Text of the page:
DUI may cost extra if accident is involved
By Howard Fischer
CAPITOL MEDIA SERVICES
PHOENIX - A money-saving suggestion by someone from the
Department of Public Safety could end up taking money out of the pockets of
drunk drivers. The DPS is preparing to start charging impaired motorists at
least some of the cost of investigating the accidents they cause. That could
add up to $1,000 onto the various fines and surcharges drunken drivers
already have to pay - an expense lawmakers just voted to increase. The
agency is working to figure out exactly how the DPS will compute its costs
and how it will bill errant motorists, said its lobbyist, Jack Lane. He said
the goal is to have the system in place this coming year.
The change in policy is not specifically meant to deter
drinking and driving, though he said it might have that effect. Instead, he
noted, it came to the attention of managers as they asked agency employees
for ways to cut costs as the DPS's part of the governor's Efficiency Review
process. Ideas suggested ranged from doing oil changes on patrol cars less
frequently to sharing office space with other government agencies. The DPS
also intends to ask the Legislature to assess some sort of surcharge on
vehicle registration or license fees to offset expenses for ammunition,
vehicle communication equipment and officer pay raises.
"We got a lot of this stuff from the worker bees," Lane
said. And one of those ideas was based on a little-known law that allows
public agencies to send bills to intoxicated motorists for the costs of
investigating their accidents. Lane said it's hard to say how much the DPS
might collect through the law.
In the Phoenix area, where most of the accidents
investigated by the DPS occur, there have been more than 17,000 traffic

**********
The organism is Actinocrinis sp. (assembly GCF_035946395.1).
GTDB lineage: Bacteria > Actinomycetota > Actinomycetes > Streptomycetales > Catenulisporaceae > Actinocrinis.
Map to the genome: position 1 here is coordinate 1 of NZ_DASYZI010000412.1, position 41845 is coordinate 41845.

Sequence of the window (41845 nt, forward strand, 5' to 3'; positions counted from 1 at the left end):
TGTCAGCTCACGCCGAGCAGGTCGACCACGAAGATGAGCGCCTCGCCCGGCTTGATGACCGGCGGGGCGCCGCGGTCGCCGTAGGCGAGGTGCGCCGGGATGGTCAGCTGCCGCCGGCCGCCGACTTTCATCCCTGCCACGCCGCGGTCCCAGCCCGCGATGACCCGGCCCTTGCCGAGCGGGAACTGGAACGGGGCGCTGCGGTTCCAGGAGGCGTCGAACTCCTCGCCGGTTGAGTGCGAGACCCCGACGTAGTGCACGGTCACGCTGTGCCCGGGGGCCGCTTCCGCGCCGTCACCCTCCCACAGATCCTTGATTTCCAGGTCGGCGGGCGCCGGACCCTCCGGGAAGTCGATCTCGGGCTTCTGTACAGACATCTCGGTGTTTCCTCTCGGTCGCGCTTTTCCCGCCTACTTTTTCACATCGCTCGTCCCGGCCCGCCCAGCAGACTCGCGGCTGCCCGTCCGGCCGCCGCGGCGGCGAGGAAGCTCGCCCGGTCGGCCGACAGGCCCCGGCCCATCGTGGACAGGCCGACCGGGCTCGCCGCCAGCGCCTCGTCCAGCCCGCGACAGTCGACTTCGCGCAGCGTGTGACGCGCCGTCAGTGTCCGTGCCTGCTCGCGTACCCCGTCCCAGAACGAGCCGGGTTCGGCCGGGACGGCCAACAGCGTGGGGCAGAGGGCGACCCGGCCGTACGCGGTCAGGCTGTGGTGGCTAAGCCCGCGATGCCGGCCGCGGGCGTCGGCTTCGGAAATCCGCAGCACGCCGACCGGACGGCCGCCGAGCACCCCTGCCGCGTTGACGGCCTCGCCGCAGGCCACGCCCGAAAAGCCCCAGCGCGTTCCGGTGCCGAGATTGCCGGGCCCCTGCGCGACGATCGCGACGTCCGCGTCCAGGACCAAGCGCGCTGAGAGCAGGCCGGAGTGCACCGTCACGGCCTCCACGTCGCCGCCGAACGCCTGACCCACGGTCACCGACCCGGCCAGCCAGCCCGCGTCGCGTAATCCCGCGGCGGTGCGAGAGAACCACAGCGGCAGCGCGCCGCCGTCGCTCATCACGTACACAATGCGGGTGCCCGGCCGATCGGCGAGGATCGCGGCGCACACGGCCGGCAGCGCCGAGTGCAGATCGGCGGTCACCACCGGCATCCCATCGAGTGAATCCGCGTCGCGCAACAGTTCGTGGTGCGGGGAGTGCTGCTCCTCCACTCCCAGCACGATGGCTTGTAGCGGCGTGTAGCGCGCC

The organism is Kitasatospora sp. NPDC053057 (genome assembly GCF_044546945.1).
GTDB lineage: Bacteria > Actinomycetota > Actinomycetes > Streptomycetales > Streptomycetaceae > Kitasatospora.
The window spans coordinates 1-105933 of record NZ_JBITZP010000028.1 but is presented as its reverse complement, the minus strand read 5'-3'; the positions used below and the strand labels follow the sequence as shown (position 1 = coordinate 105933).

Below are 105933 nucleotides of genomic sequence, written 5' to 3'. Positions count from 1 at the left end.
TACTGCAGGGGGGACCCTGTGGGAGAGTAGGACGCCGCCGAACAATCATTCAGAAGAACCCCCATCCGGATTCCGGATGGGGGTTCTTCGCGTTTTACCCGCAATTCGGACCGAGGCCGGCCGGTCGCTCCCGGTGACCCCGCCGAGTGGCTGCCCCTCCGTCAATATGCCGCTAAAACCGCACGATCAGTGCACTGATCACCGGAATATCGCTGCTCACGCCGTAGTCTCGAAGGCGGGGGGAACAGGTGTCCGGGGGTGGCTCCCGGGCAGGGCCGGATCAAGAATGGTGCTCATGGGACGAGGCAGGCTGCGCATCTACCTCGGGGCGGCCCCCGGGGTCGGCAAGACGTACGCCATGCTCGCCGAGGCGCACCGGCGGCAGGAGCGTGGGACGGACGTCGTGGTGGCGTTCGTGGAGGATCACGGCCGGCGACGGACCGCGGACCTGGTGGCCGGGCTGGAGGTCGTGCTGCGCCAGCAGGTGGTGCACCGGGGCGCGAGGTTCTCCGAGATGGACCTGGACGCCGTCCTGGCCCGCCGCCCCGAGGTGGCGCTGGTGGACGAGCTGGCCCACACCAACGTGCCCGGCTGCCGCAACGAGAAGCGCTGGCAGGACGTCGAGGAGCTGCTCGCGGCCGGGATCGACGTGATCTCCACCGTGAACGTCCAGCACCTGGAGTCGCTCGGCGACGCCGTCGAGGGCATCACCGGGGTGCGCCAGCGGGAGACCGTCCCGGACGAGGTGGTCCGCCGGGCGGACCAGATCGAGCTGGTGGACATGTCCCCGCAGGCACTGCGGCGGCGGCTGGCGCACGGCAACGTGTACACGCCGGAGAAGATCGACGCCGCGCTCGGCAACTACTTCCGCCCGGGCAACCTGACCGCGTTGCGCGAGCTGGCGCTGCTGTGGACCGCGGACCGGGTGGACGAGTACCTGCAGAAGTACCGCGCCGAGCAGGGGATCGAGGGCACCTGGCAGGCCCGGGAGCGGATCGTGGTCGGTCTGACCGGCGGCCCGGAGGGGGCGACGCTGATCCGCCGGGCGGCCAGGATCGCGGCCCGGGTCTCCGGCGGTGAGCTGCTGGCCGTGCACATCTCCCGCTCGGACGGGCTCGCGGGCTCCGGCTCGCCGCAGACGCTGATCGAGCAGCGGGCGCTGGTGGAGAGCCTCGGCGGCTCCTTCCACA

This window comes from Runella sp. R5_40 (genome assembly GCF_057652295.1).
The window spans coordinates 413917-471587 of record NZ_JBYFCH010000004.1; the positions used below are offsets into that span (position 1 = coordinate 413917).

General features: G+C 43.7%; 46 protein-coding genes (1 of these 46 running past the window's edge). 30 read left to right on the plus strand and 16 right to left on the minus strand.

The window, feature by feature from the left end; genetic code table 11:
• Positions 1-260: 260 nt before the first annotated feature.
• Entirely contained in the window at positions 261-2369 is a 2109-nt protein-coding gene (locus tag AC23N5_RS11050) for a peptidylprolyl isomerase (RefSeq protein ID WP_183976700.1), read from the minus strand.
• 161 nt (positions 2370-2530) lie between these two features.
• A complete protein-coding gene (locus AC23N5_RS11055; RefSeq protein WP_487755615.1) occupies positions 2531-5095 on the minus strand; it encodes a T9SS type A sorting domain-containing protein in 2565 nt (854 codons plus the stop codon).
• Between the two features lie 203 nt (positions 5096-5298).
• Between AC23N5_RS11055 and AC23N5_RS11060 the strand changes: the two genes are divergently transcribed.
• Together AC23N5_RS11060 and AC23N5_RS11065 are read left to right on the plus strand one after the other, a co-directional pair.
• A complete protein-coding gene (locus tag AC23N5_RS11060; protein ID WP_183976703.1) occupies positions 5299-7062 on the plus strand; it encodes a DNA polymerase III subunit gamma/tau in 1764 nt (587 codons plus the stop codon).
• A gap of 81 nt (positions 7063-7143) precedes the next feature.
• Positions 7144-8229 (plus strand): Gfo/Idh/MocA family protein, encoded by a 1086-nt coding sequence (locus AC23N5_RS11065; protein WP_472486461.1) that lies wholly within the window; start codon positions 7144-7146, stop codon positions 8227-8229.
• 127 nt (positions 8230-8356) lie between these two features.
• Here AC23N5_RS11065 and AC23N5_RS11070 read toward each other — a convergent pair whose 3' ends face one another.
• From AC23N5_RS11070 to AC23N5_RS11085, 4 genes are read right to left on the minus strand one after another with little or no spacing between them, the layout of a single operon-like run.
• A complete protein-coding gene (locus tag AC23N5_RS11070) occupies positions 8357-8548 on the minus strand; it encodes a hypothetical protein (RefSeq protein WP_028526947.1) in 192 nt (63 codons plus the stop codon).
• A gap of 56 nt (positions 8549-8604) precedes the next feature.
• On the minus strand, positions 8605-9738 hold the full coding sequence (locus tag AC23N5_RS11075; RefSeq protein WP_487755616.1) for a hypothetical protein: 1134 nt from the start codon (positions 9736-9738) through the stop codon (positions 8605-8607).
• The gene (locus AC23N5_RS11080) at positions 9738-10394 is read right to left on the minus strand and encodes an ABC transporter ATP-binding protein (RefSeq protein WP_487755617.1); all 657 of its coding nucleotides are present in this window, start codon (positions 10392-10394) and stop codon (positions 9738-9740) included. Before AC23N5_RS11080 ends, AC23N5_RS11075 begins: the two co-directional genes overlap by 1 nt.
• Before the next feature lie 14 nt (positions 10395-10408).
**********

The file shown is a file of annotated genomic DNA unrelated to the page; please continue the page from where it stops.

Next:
accidents so far. Of that total, 698 were what officers called
"alcohol-related." So that could mean close to $700,000 in additional
revenues for the DPS. In most cases, though, that won't cover the full cost
of the work being done, Lane said. He said that includes not just the time
of the officer taking the report but also other officers brought to the
scene to control traffic, experts who analyze crashes and even the
laboratory costs of testing the motorists' blood.
The move by the DPS comes within weeks of enactment of a
new state law that will more than double the financial penalties imposed on
intoxicated motorists. That new law, part of the prison funding package
approved earlier this month, adds a $500 surcharge to fines imposed on those
convicted the first time of drunken driving.
Current law sets the penalty at $250 plus an 80 percent
surcharge that brings the total penalty up to $450. For "extreme DUI" -
those who have a blood-alcohol content greater than 0.15 - the surcharge for
first-time offenders will be $1,000 on top of the $250 base fine. That
surcharge increases to $1,250 for a second offense within five years and
$1,500 for a third.